label to identify a numerical angular position or celestial latitude or longitude. It
eliminates the need to specify an arbitrary angular limit like 360 degrees in a
The number 28 came about from Sankhya theory where Prakriti binds by 7
divisions in each direction and the four quarters gave 28 divisions in a plane
giving 12.857 degrees per section in modern notation. The 7 comes from the
integer mathematics used in Sankhya (most likely related to the Octonions and
the Fano Plane – author’s note).
The basic volume is proportional to the first, fundamental or elemental unit radius
3 =1 to power of 3

and the next incremental radius of
3=8 units
When the volume increases by doubling the radius, it grows from 1 to 8, or 7
volumes are added. Since the basic volume cannot be detected, because of the
process of detection is relative (or by comparison), only 7 volumes can be
measured with reference to the first volume. 8-1=7. the logic is based on the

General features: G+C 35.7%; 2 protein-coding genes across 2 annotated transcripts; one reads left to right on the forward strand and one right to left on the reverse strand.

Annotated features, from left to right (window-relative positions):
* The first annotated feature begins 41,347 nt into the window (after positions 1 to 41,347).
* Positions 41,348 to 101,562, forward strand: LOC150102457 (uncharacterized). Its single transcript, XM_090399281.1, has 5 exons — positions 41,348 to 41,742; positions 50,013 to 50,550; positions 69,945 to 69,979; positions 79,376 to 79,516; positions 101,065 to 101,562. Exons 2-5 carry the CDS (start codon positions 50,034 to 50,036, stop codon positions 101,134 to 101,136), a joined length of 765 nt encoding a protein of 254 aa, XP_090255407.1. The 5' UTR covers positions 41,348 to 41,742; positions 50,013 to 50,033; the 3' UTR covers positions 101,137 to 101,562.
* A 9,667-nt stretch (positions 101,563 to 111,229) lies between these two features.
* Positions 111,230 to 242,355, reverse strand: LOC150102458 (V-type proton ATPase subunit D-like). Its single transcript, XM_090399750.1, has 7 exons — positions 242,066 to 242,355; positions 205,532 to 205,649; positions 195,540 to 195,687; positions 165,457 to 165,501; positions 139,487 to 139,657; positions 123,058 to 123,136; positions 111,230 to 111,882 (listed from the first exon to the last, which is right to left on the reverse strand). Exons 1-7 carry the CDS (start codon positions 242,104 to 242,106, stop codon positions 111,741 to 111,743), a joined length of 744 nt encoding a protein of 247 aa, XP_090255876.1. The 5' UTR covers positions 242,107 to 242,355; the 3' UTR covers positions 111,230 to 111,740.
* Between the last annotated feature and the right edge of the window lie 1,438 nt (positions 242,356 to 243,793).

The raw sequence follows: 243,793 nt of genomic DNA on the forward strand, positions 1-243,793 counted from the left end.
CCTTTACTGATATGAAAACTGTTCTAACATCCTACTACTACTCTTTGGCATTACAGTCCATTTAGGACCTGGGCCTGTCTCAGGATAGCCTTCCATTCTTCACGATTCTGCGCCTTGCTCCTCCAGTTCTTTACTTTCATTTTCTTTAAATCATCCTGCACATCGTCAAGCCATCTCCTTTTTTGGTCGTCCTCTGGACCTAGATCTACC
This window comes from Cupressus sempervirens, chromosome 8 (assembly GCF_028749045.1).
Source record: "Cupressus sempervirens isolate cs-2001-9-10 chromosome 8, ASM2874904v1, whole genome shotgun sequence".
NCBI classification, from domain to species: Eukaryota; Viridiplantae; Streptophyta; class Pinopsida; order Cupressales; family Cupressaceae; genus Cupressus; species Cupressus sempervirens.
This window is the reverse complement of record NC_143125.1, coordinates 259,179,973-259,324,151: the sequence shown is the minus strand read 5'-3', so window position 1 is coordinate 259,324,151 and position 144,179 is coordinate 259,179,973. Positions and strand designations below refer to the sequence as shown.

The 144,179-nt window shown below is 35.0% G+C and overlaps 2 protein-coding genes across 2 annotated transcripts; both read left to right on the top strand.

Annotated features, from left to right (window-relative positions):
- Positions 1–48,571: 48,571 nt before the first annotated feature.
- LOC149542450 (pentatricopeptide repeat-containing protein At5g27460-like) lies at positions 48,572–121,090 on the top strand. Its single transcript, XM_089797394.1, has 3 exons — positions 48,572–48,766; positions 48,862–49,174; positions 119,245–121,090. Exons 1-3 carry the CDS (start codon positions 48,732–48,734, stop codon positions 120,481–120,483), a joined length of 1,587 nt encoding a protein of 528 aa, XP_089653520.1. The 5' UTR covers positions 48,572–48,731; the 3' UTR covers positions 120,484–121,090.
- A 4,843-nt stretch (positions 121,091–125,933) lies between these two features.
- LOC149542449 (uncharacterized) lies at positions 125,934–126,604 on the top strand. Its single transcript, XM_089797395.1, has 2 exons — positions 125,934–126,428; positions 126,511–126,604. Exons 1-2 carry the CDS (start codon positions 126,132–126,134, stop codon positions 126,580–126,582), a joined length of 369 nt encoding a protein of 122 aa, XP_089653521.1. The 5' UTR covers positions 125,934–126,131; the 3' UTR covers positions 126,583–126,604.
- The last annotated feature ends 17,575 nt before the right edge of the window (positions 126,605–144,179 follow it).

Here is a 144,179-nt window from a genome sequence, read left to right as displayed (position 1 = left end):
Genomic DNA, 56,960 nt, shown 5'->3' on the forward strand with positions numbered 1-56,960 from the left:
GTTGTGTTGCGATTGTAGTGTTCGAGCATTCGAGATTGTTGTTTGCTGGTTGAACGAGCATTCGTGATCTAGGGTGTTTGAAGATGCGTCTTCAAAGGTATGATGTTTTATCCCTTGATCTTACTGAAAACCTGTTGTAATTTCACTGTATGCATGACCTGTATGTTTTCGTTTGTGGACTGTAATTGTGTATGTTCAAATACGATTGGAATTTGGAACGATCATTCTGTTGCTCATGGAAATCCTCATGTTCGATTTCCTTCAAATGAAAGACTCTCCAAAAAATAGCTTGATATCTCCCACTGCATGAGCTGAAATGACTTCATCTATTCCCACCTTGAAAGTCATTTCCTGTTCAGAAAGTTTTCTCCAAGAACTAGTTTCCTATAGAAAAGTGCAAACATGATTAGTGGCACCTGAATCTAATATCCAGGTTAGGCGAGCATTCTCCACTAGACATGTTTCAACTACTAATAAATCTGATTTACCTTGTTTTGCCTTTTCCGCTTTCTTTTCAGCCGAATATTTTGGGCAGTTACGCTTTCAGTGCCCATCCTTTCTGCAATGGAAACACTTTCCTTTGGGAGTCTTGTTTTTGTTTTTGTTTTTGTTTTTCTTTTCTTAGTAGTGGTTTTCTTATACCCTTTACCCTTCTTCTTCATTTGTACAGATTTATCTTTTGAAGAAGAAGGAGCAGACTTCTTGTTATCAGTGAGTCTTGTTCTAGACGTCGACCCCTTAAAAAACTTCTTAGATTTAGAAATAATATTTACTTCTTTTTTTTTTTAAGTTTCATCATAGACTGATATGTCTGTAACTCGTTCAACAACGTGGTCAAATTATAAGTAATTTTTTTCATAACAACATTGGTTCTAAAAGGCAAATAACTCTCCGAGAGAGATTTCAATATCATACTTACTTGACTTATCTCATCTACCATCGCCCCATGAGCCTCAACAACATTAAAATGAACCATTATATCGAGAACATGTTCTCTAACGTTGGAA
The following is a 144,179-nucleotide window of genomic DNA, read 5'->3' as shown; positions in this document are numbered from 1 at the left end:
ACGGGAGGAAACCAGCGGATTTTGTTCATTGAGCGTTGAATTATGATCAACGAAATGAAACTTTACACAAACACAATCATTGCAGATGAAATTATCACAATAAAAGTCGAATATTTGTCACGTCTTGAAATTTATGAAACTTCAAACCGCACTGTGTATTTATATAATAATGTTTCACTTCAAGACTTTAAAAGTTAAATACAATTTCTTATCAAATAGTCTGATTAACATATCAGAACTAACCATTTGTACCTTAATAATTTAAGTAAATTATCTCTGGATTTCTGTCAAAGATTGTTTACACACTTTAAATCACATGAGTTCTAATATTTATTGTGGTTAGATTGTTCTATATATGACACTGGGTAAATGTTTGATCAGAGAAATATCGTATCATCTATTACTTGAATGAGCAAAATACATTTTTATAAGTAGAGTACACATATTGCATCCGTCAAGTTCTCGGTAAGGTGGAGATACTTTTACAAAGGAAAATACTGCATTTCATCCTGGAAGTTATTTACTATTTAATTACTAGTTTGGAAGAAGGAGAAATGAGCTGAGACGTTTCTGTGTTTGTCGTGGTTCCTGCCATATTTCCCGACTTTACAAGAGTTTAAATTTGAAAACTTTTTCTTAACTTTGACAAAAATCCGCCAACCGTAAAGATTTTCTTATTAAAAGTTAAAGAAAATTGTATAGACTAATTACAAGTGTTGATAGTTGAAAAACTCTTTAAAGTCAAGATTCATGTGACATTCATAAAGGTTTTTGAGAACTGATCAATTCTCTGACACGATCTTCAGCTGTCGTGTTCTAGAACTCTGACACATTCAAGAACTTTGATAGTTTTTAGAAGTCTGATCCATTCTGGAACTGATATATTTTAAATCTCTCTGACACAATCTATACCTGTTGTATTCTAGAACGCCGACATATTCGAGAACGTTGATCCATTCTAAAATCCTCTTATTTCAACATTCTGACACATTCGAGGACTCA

concept that a truly elemental unit cannot be fractionalized, because if it can be,
then it is no more an elemental unit. This is the basic reason for the
spectral range of seven segments in any field.

Mathematics and astronomy[
sine table constructed by 14th century Kerala
mathematician-astronomer M dhava
of Sa gama·gr
employs the Kaapay
system to enlist the trigonometric sines
of angles.
Kara a·paddhati,
written in the 15th century, has the following
for the value of pi ( )

aोपीभागयमधुवाn-शुिगङशोदिधसिनधa డ
खलजीिवnखाnाव aलहालाyसंधy డ

This verse directly yields the decimal equivalent of pi div

Carnatic music[edit]
Melakarta chart as per Ka apay

di system
The melakarta ragas of the Carnatic music is named so that the first
two syllables of the name will give its number. This system is
sometimes called the Ka-ta-pa-ya-di sankhya. The Swaras ‘Sa’
and ‘Pa’ are fixed, and here is how to get the other swaras from
the melakarta number.
Melakartas 1 through 36 have Ma1 and those from 37 through 72
have Ma2.
The other notes are derived by noting the (integral part of the)
quotient and remainder when one less than the melakarta